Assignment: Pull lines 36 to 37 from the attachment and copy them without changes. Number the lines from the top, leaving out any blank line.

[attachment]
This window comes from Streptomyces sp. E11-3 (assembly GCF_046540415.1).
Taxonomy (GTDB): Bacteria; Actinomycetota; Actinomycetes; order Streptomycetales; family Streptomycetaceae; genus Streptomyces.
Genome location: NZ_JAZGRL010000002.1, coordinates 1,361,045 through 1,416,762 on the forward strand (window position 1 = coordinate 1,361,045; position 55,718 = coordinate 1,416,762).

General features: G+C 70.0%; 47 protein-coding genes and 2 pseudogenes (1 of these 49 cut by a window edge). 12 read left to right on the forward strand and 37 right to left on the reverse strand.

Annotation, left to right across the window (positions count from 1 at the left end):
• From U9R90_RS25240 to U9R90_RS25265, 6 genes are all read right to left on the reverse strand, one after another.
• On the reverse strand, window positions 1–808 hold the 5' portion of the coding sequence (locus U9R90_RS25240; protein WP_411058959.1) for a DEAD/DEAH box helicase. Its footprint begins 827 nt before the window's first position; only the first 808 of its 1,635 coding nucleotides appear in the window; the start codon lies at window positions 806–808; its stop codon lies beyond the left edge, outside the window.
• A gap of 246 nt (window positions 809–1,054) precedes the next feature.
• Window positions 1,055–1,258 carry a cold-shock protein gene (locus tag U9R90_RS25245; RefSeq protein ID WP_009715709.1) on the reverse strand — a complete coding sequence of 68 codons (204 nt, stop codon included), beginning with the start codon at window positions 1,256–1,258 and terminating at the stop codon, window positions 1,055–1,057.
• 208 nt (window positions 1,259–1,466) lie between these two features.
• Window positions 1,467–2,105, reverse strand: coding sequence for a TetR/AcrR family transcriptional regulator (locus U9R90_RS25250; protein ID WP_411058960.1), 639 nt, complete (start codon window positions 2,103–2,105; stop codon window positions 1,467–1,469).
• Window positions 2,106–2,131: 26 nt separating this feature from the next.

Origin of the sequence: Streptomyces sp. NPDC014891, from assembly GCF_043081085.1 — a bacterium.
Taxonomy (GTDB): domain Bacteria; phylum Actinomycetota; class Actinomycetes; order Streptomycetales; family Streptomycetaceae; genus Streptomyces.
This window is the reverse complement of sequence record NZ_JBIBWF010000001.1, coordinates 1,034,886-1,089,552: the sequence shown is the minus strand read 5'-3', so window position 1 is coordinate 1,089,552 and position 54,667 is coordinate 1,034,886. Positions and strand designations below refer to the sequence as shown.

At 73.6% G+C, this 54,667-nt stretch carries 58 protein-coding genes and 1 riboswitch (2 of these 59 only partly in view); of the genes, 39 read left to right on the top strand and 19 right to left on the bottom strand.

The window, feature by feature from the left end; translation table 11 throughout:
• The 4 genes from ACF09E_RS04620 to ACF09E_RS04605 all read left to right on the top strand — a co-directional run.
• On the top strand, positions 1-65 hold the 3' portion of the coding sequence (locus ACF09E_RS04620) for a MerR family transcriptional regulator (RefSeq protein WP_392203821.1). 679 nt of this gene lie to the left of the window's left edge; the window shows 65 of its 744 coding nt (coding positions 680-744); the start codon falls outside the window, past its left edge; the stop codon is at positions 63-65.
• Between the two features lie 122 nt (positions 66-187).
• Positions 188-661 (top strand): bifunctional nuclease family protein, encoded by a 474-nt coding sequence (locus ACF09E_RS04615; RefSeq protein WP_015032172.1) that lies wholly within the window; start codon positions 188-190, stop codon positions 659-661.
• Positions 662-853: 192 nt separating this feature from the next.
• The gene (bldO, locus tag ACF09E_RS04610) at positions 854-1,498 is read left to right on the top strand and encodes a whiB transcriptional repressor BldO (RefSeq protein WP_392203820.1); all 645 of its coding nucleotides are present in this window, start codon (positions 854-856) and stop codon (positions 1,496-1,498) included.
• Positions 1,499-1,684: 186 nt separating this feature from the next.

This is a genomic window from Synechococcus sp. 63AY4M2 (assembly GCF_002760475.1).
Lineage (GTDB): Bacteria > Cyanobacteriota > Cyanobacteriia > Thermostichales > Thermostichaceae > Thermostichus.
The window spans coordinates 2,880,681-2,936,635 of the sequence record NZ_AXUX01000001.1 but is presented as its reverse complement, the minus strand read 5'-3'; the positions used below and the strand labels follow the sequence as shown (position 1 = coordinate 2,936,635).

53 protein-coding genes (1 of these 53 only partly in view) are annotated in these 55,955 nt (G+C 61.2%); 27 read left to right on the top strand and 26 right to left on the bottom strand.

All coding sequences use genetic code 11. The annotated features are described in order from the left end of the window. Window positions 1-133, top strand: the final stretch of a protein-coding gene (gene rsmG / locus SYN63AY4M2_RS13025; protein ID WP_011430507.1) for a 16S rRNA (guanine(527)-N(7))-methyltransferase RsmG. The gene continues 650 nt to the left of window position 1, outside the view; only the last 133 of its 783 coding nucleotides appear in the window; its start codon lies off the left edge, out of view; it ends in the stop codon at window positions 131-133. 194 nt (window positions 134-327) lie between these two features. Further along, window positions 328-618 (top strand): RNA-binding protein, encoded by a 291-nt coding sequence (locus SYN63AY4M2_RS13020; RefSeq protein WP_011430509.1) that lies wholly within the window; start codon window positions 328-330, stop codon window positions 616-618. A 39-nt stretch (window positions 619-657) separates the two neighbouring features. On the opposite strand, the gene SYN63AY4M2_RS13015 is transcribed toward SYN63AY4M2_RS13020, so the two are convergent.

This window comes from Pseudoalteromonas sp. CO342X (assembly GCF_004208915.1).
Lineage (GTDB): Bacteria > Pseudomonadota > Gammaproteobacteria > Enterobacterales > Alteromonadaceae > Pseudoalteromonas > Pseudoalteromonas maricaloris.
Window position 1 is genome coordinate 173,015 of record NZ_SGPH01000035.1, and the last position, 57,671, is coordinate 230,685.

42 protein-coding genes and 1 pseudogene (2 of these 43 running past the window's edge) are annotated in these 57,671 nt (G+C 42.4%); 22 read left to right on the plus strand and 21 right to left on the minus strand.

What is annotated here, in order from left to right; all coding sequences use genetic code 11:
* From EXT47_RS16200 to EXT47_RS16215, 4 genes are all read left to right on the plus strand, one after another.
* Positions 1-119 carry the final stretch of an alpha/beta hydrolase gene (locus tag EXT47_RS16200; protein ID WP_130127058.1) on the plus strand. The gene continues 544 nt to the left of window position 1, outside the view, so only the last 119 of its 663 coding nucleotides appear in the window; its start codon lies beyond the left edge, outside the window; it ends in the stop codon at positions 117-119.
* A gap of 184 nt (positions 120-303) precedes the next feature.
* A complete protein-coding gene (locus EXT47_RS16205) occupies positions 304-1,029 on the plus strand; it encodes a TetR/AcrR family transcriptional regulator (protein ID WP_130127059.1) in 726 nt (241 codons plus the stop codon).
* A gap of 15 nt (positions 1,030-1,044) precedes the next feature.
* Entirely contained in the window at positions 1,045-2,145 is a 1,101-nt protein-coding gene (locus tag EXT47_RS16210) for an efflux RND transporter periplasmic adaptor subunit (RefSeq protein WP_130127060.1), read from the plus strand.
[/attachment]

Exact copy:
* Positions 1-119 carry the final stretch of an alpha/beta hydrolase gene (locus tag EXT47_RS16200; protein ID WP_130127058.1) on the plus strand. The gene continues 544 nt to the left of window position 1, outside the view, so only the last 119 of its 663 coding nucleotides appear in the window; its start codon lies beyond the left edge, outside the window; it ends in the stop codon at positions 117-119.
* A gap of 184 nt (positions 120-303) precedes the next feature.